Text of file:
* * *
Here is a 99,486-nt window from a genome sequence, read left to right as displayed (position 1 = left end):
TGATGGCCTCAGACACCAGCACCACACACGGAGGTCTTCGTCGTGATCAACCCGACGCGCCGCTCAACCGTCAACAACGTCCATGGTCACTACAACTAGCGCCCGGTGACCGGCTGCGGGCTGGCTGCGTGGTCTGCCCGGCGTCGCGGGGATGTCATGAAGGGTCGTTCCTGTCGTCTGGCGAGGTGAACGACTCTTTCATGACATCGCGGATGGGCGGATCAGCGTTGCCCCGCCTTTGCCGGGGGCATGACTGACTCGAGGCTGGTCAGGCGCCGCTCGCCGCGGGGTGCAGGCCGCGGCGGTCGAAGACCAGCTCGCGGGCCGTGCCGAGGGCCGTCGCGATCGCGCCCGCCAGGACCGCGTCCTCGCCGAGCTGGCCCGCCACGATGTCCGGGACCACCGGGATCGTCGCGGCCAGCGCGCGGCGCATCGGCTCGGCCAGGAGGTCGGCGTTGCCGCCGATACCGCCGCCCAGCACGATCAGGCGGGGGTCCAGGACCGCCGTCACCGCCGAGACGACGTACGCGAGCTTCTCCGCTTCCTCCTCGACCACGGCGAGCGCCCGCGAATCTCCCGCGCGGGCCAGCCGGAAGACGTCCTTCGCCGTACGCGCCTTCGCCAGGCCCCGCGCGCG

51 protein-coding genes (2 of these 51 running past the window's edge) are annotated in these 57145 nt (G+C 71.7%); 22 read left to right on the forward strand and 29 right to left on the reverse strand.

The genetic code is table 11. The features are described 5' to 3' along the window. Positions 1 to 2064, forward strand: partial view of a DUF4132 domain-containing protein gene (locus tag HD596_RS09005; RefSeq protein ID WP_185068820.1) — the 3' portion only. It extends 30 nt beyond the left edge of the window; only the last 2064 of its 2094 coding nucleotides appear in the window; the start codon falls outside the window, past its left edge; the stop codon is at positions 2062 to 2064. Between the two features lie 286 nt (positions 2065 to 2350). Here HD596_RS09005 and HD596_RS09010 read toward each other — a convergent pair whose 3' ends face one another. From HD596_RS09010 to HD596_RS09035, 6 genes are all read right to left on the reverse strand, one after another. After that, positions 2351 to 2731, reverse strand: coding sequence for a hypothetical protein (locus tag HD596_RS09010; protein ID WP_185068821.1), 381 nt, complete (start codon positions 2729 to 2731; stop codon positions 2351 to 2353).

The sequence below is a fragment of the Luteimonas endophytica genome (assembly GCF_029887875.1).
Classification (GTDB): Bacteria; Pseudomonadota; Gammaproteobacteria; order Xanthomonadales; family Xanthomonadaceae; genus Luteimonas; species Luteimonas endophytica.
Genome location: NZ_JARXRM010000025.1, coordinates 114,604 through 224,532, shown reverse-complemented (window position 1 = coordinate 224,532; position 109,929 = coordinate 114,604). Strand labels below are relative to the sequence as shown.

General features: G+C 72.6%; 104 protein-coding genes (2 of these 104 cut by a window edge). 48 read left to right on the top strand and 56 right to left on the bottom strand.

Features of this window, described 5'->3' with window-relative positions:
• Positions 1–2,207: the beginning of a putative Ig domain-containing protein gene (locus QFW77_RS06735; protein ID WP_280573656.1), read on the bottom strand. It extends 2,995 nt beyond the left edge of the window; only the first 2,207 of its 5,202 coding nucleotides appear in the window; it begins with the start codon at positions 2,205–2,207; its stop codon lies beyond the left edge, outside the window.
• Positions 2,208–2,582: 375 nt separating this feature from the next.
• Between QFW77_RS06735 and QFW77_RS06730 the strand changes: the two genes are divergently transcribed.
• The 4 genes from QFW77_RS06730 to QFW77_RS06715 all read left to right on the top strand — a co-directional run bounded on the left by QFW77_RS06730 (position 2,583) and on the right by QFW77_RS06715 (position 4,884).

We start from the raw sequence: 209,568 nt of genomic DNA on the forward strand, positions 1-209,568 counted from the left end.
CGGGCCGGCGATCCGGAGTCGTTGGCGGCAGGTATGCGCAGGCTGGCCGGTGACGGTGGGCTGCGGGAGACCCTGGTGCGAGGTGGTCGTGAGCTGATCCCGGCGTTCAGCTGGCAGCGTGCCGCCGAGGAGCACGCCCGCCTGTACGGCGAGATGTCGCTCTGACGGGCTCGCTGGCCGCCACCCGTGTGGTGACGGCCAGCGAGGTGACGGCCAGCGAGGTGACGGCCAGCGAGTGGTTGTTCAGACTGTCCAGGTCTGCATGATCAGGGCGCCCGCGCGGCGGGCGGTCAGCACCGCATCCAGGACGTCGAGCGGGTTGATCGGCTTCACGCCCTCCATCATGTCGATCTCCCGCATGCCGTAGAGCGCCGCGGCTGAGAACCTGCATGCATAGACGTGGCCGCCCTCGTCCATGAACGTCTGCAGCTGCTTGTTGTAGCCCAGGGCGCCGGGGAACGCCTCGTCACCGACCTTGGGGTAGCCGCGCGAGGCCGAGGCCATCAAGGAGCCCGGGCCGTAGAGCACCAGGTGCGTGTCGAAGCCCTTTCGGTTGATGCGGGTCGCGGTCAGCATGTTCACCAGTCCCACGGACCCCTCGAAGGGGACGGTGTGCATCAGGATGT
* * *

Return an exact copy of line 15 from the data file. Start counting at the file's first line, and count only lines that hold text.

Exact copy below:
CGGGCCGGCGATCCGGAGTCGTTGGCGGCAGGTATGCGCAGGCTGGCCGGTGACGGTGGGCTGCGGGAGACCCTGGTGCGAGGTGGTCGTGAGCTGATCCCGGCGTTCAGCTGGCAGCGTGCCGCCGAGGAGCACGCCCGCCTGTACGGCGAGATGTCGCTCTGACGGGCTCGCTGGCCGCCACCCGTGTGGTGACGGCCAGCGAGGTGACGGCCAGCGAGGTGACGGCCAGCGAGTGGTTGTTCAGACTGTCCAGGTCTGCATGATCAGGGCGCCCGCGCGGCGGGCGGTCAGCACCGCATCCAGGACGTCGAGCGGGTTGATCGGCTTCACGCCCTCCATCATGTCGATCTCCCGCATGCCGTAGAGCGCCGCGGCTGAGAACCTGCATGCATAGACGTGGCCGCCCTCGTCCATGAACGTCTGCAGCTGCTTGTTGTAGCCCAGGGCGCCGGGGAACGCCTCGTCACCGACCTTGGGGTAGCCGCGCGAGGCCGAGGCCATCAAGGAGCCCGGGCCGTAGAGCACCAGGTGCGTGTCGAAGCCCTTTCGGTTGATGCGGGTCGCGGTCAGCATGTTCACCAGTCCCACGGACCCCTCGAAGGGGACGGTGTGCATCAGGATGT